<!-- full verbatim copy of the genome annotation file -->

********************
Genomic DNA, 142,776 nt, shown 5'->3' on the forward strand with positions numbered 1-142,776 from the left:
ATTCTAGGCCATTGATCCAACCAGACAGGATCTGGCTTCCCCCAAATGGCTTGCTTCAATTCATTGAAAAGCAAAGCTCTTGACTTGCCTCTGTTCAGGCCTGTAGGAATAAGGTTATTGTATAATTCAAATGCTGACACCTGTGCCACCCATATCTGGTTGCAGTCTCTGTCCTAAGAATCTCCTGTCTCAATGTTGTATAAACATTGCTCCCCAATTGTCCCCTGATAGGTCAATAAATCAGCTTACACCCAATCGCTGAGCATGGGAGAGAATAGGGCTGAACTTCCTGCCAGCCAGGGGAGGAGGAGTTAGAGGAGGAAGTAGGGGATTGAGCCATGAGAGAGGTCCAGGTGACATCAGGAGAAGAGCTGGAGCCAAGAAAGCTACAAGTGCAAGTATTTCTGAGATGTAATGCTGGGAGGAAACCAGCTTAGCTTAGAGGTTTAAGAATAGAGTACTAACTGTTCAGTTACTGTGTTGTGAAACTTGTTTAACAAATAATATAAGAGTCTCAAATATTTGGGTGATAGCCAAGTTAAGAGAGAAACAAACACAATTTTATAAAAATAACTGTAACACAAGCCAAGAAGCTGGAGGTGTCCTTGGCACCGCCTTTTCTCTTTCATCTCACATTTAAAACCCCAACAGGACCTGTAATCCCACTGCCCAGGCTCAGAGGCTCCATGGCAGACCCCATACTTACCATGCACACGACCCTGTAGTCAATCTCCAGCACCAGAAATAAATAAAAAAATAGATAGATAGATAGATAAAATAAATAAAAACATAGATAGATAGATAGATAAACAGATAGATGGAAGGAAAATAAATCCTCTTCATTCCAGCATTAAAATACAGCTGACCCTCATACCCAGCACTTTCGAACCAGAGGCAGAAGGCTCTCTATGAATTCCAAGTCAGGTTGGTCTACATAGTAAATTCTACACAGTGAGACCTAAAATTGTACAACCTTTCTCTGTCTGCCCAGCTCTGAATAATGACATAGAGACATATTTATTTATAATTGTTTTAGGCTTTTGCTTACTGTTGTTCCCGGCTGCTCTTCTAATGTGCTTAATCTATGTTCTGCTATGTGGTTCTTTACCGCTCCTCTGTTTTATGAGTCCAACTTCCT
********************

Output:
Genomic DNA, 142,776 nt, shown 5'->3' on the forward strand with positions numbered 1-142,776 from the left:
ATTCTAGGCCATTGATCCAACCAGACAGGATCTGGCTTCCCCCAAATGGCTTGCTTCAATTCATTGAAAAGCAAAGCTCTTGACTTGCCTCTGTTCAGGCCTGTAGGAATAAGGTTATTGTATAATTCAAATGCTGACACCTGTGCCACCCATATCTGGTTGCAGTCTCTGTCCTAAGAATCTCCTGTCTCAATGTTGTATAAACATTGCTCCCCAATTGTCCCCTGATAGGTCAATAAATCAGCTTACACCCAATCGCTGAGCATGGGAGAGAATAGGGCTGAACTTCCTGCCAGCCAGGGGAGGAGGAGTTAGAGGAGGAAGTAGGGGATTGAGCCATGAGAGAGGTCCAGGTGACATCAGGAGAAGAGCTGGAGCCAAGAAAGCTACAAGTGCAAGTATTTCTGAGATGTAATGCTGGGAGGAAACCAGCTTAGCTTAGAGGTTTAAGAATAGAGTACTAACTGTTCAGTTACTGTGTTGTGAAACTTGTTTAACAAATAATATAAGAGTCTCAAATATTTGGGTGATAGCCAAGTTAAGAGAGAAACAAACACAATTTTATAAAAATAACTGTAACACAAGCCAAGAAGCTGGAGGTGTCCTTGGCACCGCCTTTTCTCTTTCATCTCACATTTAAAACCCCAACAGGACCTGTAATCCCACTGCCCAGGCTCAGAGGCTCCATGGCAGACCCCATACTTACCATGCACACGACCCTGTAGTCAATCTCCAGCACCAGAAATAAATAAAAAAATAGATAGATAGATAGATAAAATAAATAAAAACATAGATAGATAGATAGATAAACAGATAGATGGAAGGAAAATAAATCCTCTTCATTCCAGCATTAAAATACAGCTGACCCTCATACCCAGCACTTTCGAACCAGAGGCAGAAGGCTCTCTATGAATTCCAAGTCAGGTTGGTCTACATAGTAAATTCTACACAGTGAGACCTAAAATTGTACAACCTTTCTCTGTCTGCCCAGCTCTGAATAATGACATAGAGACATATTTATTTATAATTGTTTTAGGCTTTTGCTTACTGTTGTTCCCGGCTGCTCTTCTAATGTGCTTAATCTATGTTCTGCTATGTGGTTCTTTACCGCTCCTCTGTTTTATGAGTCCAACTTCCT